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Patisserie bliss at Paneton

Patisserie bliss at Paneton

French-born baker Dominique Colombie opened his first patisserie in Auckland in 1986. Since then Paneton has set the standard for French pastries in New Zealand and has just opened a new premises in the heart of Newmarket

Step through the doors of Paneton’s Teed Street cafe and you’ll be greeted with the welcoming aroma of warm, buttery pastries and freshly made Supreme coffee. The glass-fronted cabinets are full of scrumptious French delights: filled ficelle and ciabatta sandwiches, freshly baked mini danishes and Paneton’s iconic croissants. The pale mint walls, gold-rimmed marble tables and polished concrete floors transport you from the streets of Auckland straight into a Parisian patisserie. C’est magnifique!

The Newmarket cafe and bakery has been open for less than a year but is already a focal point of the Teed Street scene with its designer boutiques and popular brunch spots. The cafe is a showcase for the beautiful bread and pastries that Paneton is famous for, with fresh-baked bread from the new St Johns bakery site in Farmhouse Lane delivered daily before the sun rises. In addition, the Teed Street cafe boasts a full range of frozen pastry and ready-to-cook pastries, as well as whole cakes for special occasions.

Since opening its doors towards the end of 2016, the Teed Street cafe has developed a loyal following of regulars including customers who have supported Paneton for the 30 years they’ve been in business. It was just 100 metres from here, on Khyber Pass, that baker Dominique Colombie and his wife, Celia, opened their first cafe bakery, La Tarterie, in 1986 after moving to New Zealand from France. They’d packed their belongings – including a small, specialised oven – into a container and set off for Auckland to set up shop and serve their sweet and savoury French pastries. “We couldn’t afford the main street, so we thought, ‘If it’s good, people might come,’” says Dominique. “And they did!”

Dominique grew up working in his parents’ patisserie in a small village in the South of France. It was a busy little place and from the age of 7 he would run the shop till with his four brothers. “When people wanted a fine cake, they would come to my parents,” says Dominique, who continued to work alongside his father and learn the craft of traditional French baking.

When he was old enough, Dominique moved to Paris to take short courses at the Lenôtre culinary school. “From my father I learnt all the basics, but he was working in an old-fashioned way. In Paris, I learnt new technology: freezing, pasteurising and things like that.” It was in Paris that he met Celia, who was working at the OECD, before training at the Cordon Bleu and working in pastry shops around the city. “We decided we wanted to do something together with food,” he says. And the rest is history.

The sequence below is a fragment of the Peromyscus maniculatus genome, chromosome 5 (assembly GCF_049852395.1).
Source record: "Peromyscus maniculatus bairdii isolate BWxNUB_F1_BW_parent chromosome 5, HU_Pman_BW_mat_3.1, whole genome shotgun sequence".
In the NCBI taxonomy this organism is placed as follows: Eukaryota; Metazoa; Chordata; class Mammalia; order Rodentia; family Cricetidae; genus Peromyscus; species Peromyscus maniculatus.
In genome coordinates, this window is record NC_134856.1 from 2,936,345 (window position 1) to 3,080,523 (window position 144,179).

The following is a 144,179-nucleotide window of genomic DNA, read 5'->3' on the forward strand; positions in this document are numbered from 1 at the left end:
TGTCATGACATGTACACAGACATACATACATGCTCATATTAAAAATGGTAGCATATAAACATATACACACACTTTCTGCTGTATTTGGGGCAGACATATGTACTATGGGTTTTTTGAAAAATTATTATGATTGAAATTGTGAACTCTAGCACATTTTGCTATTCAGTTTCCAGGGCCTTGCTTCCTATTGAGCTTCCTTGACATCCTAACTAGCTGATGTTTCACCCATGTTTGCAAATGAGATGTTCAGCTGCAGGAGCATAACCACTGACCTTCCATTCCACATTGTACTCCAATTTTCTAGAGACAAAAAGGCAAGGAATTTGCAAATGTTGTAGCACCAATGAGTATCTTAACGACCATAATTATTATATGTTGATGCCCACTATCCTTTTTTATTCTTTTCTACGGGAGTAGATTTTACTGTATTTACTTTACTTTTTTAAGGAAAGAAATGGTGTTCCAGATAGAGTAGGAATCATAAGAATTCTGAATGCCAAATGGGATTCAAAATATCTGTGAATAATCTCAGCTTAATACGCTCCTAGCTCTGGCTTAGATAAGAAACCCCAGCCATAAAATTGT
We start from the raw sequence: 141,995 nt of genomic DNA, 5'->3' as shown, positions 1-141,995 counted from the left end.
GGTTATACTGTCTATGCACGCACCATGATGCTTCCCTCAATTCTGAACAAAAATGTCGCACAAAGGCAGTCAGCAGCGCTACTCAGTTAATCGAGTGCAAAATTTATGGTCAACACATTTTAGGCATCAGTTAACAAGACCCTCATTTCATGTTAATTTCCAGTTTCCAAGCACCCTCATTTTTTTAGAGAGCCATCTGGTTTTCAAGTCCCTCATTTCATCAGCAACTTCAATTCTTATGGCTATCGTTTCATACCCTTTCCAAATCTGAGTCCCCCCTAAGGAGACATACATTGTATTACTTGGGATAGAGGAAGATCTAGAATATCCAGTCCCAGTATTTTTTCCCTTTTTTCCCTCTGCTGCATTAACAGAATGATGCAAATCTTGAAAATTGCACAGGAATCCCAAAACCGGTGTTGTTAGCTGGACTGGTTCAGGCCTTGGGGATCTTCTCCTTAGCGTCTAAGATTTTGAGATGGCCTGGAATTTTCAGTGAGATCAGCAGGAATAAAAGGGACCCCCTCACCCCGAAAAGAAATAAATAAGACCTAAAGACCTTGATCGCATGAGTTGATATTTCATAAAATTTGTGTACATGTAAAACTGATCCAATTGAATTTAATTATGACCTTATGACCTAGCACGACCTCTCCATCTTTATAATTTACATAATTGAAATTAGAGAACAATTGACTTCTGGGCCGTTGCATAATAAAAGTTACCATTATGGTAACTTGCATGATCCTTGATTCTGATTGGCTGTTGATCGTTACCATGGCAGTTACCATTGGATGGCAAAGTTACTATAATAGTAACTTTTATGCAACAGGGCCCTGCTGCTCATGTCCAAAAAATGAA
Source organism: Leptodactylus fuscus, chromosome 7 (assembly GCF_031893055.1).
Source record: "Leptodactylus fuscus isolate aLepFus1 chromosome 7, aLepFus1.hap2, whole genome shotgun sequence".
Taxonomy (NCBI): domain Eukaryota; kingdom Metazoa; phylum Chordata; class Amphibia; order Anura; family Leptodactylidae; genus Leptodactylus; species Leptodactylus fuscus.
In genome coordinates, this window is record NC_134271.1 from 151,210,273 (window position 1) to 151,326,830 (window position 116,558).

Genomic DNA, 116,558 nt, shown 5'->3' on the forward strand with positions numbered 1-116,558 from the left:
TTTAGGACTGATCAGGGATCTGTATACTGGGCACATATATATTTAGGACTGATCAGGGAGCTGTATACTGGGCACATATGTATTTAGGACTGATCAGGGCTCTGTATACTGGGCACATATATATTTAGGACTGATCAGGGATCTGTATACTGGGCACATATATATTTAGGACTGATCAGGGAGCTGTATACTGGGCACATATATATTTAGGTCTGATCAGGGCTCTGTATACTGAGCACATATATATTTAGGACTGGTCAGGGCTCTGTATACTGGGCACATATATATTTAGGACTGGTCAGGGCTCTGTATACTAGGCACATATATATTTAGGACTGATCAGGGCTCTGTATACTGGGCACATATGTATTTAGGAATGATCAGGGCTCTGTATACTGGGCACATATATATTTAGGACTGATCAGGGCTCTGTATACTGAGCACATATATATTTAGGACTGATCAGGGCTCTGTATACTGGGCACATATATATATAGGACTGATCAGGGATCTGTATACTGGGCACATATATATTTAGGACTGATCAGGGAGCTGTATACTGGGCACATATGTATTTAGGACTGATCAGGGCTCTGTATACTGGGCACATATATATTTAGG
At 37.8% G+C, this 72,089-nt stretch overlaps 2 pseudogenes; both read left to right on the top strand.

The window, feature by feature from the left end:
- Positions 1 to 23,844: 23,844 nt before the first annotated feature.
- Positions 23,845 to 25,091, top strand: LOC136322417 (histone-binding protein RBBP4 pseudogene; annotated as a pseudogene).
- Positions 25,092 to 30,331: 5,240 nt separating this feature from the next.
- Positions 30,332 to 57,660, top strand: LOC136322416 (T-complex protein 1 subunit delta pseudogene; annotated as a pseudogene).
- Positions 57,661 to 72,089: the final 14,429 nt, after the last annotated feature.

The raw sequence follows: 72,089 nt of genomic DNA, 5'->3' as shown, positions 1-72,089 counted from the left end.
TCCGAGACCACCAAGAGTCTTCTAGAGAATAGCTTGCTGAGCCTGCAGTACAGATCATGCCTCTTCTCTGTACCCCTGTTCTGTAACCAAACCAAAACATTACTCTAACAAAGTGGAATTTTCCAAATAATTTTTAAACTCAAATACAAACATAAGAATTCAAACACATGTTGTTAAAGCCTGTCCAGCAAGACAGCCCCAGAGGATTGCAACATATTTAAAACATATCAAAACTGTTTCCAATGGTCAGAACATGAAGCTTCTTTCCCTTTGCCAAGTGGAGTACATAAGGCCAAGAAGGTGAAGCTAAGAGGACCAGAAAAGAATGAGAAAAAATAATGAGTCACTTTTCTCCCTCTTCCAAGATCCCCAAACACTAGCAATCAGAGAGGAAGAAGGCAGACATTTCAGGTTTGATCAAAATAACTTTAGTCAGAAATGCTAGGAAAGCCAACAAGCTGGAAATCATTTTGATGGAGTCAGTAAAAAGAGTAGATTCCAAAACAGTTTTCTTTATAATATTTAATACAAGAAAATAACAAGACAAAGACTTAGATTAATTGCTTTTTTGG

Paneton now has two retail locations in Auckland – Newmarket and Halsey Street – but distributes frozen and par-baked products throughout New Zealand. It was Dominique who pioneered the frozen retail pastry business in New Zealand back in 2010. Not only does this innovation allow Kiwis to easily whip up patisserie-worthy croissants at home, but cafes and hotels all around the country can now serve traditional French pastries and breads without having to make them from scratch. The croissant recipe is still based on the original Paneton method but has been adjusted for blast freezing. “We do big numbers, but it’s the same quality,” says Dominique, who can often be found in Teed Street chatting to the regulars, scooter parked out front.

Paneton has recently launched its chocolate pastry, which indeed tastes just as good as it sounds. In fact, the Newmarket cafe now regularly whips up a decadent chocolate tart made with Paneton chocolate pastry and served with a dollop of whipped cream on the side. As if there wasn’t already reason enough to stop by…

panetonbakery.co.nz 
16 Teed Street, Newmarket, and 21 Halsey Street, Auckland City

NADIA magazine

NADIA magazineNADIA celebrates living a ‘well-thy’ life. The magazine’s back-to-basics approach champions food, family, community, wellness, travel, entrepreneurship and what it means to be a New Zealander today.

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